Thanks for your input. I’m sure it’s not easy to get started with it but readability was the primary concern. For reference, people can look at the source code of the json pretty-printer that comes with yojson. I haven’t touched this code—or any proper pretty-printer for that matter—in 8 years and I still find this somewhat readable.


#14

@mjambon regarding your JSON example, it is possible to format each key and value independently and without negative indentation. Here’s an example:

let fprintf, printf, list = Format.(fprintf, printf, pp_print_list)

let rec format_json f = function
  | `Number n ->
      fprintf f "%d" n
  | `Object pairs ->
      fprintf f "{@;<0 2>@[<v 0>%a@]@,}"
        (list ~pp_sep:(fun f () -> fprintf f ",@ ") format_key_value) pairs

and format_key_value f (key, value) =
  fprintf f "%s: %a" key format_json value

let example =
  `Object [
    "field", `Object [
      "number", `Number 123;
      "text", `Number 10000000000000000;
    ];
  ]

let () =
  printf "@[<v 0>%a@]" format_json example

Output:

{
  field: {
    number: 123,
    text: 10000000000000000
  }
}

The trick is that the zero-indentation box is inside the curly braces:

image

However, I would say, the solution is non-obvious.


#15

My one problem with Format, is that you can’t, for example, add a trailing comma in an list, depending whether the layout is horizontal or vertical. For example, I want this horizontal layout:

[foo, bar, baz]

Collapse into the following vertical layout:

[ 
  foo,
  bar,
  baz,
]

Notice the last trailing comma.

Suggestions welcome.


#16

I remember thinking about adding a function pp_print_string_or_nl : Format.formatter -> t -> unit which would act more or less like pp_print_break and either print the given string, or split the line. I remember being unsatisifed with the API (and the fact that your use case doesn’t exactly fit prove that it was not good enough). If you come up with a good API, this should not be difficult to implement.


#17

How about this:

val pp_print_explicit_break : formatter -> no_break:string -> break:(string * string) -> unit

Which is similar to pp_print_break, but takes strings instead of integers? The tuple corresponds to text before and after break.

pp_print_explicit_break ppf ~no_break:"" ~break:("", " ") corresponds to pp_print_break ppf 0 4,
pp_print_explicit_break ppf ~no_break:" " ~break:("", "") corresponds to pp_print_break ppf 1 0,
while an optional trailing comma could be denoted as:

pp_print_explicit_break ppf ~no_break:"" ~break:(",", "")

Maybe it could have a format string shortcut, like pp_print_break does. For example @;<"" "" " "> for @;<0 4>.

Not sure. This does not strike me as particularly elegant.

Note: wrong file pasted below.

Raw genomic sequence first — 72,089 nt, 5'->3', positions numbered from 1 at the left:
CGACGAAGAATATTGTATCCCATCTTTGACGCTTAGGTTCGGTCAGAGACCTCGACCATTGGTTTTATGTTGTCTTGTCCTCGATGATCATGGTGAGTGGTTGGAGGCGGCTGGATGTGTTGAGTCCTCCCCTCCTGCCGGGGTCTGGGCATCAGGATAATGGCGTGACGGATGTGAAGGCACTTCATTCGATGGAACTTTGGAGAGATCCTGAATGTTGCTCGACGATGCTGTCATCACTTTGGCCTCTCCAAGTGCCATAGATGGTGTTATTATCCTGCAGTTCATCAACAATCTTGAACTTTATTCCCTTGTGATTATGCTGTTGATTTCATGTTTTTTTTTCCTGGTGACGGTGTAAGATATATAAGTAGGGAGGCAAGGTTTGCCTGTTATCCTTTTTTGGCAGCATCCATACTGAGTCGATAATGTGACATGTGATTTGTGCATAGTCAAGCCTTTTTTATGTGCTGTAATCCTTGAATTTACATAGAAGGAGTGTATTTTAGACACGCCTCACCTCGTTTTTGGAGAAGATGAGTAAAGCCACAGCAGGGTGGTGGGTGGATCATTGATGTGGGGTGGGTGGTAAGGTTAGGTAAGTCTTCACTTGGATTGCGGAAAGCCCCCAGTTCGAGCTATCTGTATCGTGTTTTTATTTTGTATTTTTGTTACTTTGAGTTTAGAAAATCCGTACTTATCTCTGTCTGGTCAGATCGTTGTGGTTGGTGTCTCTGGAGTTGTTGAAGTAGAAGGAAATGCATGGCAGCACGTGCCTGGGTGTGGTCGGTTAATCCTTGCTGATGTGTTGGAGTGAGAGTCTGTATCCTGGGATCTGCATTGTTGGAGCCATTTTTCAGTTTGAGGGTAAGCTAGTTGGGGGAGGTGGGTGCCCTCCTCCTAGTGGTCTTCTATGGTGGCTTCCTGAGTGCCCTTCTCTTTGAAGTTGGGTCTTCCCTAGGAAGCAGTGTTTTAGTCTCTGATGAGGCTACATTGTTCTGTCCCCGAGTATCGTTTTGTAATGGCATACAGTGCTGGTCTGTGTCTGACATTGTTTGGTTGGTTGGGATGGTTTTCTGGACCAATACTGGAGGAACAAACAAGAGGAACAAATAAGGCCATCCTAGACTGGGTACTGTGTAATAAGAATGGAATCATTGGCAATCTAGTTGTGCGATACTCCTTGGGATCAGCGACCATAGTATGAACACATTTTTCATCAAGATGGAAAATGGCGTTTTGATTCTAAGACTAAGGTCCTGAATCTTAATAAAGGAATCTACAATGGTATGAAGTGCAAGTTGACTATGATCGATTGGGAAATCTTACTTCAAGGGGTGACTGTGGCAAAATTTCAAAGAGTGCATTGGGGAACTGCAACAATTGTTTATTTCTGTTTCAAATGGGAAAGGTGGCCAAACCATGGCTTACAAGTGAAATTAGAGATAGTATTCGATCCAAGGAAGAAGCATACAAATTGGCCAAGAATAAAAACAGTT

#18

That’s certainly seems sufficiently generic, and I think it’s the best you can provide given Format's layout engine. It’s indeed not fantastically elegant, but not all functions are beautifull programming perls. :slight_smile:

I’m not sure a syntax is really needed.

If you want to take a shot at it, I’m fairly certain this would be easy to add (just by looking at break and generalizing it). You can then express the other break/cut functions in term of it.


#19

@keleshev I definitely forgot, but the original conclusion that a negative indentation was needed may have come from the following.

For json objects, we should have a style that outputs either this (a):

{
  field: {number: "aaaaaaaaaaaaaaaaaaaaaaaaaaaaaaaaa", text: "a"}
}

or this (b):

{
  field: {
    number: "aaaaaaaaaaaaaaaaaaaaaaaaaaaaaaaaaaaaaaaaaaaaaaa",
    text: "aaaaaaaaaaaaaaaaaa"
  }
}

but not this (c):

{
  field: {
    number: "aaaaaaaaaaaaaaaaaaaaaaaaaaaaaaaaaaaaaaaaaaaaaaa", text: "a"
  }
}

These outputs were produced by modifying your original code, using an hv box for the list of fields instead of just v, and changing the leaf values to strings of different lengths. Editing the aaaa strings for case (c) gives:

let fprintf, printf, list = Format.(fprintf, printf, pp_print_list)

let rec format_json f = function
  | `String s ->
      fprintf f "%S" s
  | `Object pairs ->
      fprintf f "{@;<0 2>@[<hv 0>%a@]@,}"
        (list ~pp_sep:(fun f () -> fprintf f ",@ ") format_key_value) pairs

and format_key_value f (key, value) =
  fprintf f "%s: %a" key format_json value

let example =
  `Object [
    "field", `Object [
      "number", `String "aaaaaaaaaaaaaaaaaaaaaaaaaaaaaaaaaaaaaaaaaaaaaaa";
      "text", `String "a";
    ];
  ]

let () =
  printf "@[<v 0>%a@]" format_json example